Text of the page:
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UC Davis Veterinary Medical Teaching Hospital Announces Acquisition of New Linear Accelerator

October 31, 2013 – In a promising development for cancer patients, the University of California, Davis Veterinary Medical Teaching Hospital has acquired a TrueBeam linear accelerator, an innovative system that enables expanded options to treat cancer with image-guided radiotherapy. The new system replaces a previous linear accelerator the hospital has had for the past nine years.

The TrueBeam system allows UC Davis radiation oncologists to deliver more powerful cancer treatments with pinpoint accuracy and precision. It uniquely integrates new imaging and motion management technologies within a sophisticated new architecture that makes it possible to deliver treatments more quickly while monitoring and compensating for tumor motion, opening the door to new possibilities for a wide range of treatment options.

“With a built-in CT, the TrueBeam is a major step up from our last linear accelerator,” said Dr. Michael Kent, acting director of the UC Davis Center for Companion Animal Health and a radiation oncologist. “It enables us to treat even the most challenging cases with unprecedented speed and precision. With a broad spectrum of new capabilities, this new linear accelerator makes it possible for us to offer faster, more targeted treatments to tumors, even as they move and change over time.”

UC Davis Veterinary Medical Teaching Hospital recently acquired a new TrueBeam linear accelerator.

Faster Treatments
With dose delivery rates that are 40–140 percent higher than previous linear accelerators, the TrueBeam system can complete a treatment commensurately faster. This makes it possible to offer greater patient safety by shortening treatments, and to improve precision by leaving less time for tumor motion during dose delivery. “Intelligent” automation further speeds treatments with an up to fivefold reduction in the number of steps needed for image guidance and dose delivery. Simple treatments that once took 15 minutes or more can now be completed in less than two minutes once the patient is in position.

“These are significant reductions in treatment time,” said Dr. Kent. “Patients will spend less time anesthetized, making their treatments far more safe.”

Enhanced Precision
The precision of the TrueBeam system is measured in increments of less than a millimeter. This accuracy is made possible by the system’s sophisticated architecture, which synchronizes imaging, patient positioning, motion management, beam shaping and dose delivery, performing accuracy checks every ten milliseconds throughout the entire treatment. Critical data points are measured continually as a treatment progresses, ensuring that the system maintains a “true isocenter,” or focal point of treatment.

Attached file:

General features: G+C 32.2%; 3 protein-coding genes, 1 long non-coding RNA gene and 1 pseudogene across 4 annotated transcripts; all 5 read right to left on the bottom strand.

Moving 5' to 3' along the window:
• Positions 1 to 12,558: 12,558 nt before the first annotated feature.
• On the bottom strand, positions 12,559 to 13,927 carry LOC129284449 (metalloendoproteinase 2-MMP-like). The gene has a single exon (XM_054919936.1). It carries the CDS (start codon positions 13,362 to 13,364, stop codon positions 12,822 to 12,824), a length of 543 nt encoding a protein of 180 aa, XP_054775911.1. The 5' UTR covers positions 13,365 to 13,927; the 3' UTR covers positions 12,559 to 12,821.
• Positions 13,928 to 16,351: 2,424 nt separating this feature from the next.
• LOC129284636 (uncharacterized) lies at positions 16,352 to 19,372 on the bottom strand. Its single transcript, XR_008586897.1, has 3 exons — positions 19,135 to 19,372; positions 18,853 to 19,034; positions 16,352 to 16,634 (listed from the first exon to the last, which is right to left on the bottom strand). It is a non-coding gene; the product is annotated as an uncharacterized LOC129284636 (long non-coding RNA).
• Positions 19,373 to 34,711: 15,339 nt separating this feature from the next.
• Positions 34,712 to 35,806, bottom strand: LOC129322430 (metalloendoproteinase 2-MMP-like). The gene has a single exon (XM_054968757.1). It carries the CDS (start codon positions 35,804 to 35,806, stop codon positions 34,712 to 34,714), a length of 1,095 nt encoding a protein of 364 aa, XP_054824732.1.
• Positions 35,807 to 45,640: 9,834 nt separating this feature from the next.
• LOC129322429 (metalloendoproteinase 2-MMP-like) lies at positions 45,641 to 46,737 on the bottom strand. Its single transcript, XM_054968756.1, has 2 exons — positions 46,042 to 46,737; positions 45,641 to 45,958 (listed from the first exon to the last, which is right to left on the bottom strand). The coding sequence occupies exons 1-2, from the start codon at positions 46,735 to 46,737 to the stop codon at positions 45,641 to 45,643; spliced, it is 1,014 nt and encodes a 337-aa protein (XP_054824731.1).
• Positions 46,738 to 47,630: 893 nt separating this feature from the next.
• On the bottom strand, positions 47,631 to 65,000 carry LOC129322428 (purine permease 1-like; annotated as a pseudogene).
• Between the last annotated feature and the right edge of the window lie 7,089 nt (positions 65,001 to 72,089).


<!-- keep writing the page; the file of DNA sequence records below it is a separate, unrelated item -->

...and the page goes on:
Faster Imaging at Lower Doses
TrueBeam imaging technology can produce the three-dimensional images used to fine-tune tumor targeting.

“Imaging is an essential part of modern-day, targeted radiotherapy,” explained Dr. Kent. “This machine allows us to choose an imaging mode that minimizes the amount of X-rays needed to generate an image—and that’s good for our patients.”

The TrueBeam system can be used for a variety of radiotherapy treatments.

“With the TrueBeam, we can select the optimal treatment for every type of cancer,” said Dr. Kent. “This is a breakthrough that allows us to bring a wider spectrum of advanced radiotherapy treatment options to many more patients. It represents a quantum leap in our ability to fight cancer. I am so pleased that this new linear accelerator now allows UC Davis offer the most advanced radiotherapy treatments anywhere in veterinary medicine.”

Along with the medical oncology, surgical oncology, diagnostic imaging, and pathology services, the UC Davis Radiation Oncology Service works to provide comprehensive cancer care to over 1,500 dogs, cats, horses and other animals diagnosed with cancer each year.

About the Veterinary Medical Teaching Hospital
The William R. Pritchard Veterinary Medical Teaching Hospital at the University of California, Davis—a unit of the School of Veterinary Medicine—provides state-of-the-art clinical care while serving as the primary clinical teaching experience for DVM students and post graduate veterinarian residents. The VMTH treats more than 45,000 animals a year, ranging from cats and dogs to horses, cows and exotic species. To learn more about the VMTH, please go to http://www.vetmed.ucdavis.edu/vmth. Timely news updates can be received on its Facebook and Twitter  pages.

Rob Warren
VMTH Communications & Marketing Officer
rjwarren@ucdavis.edu

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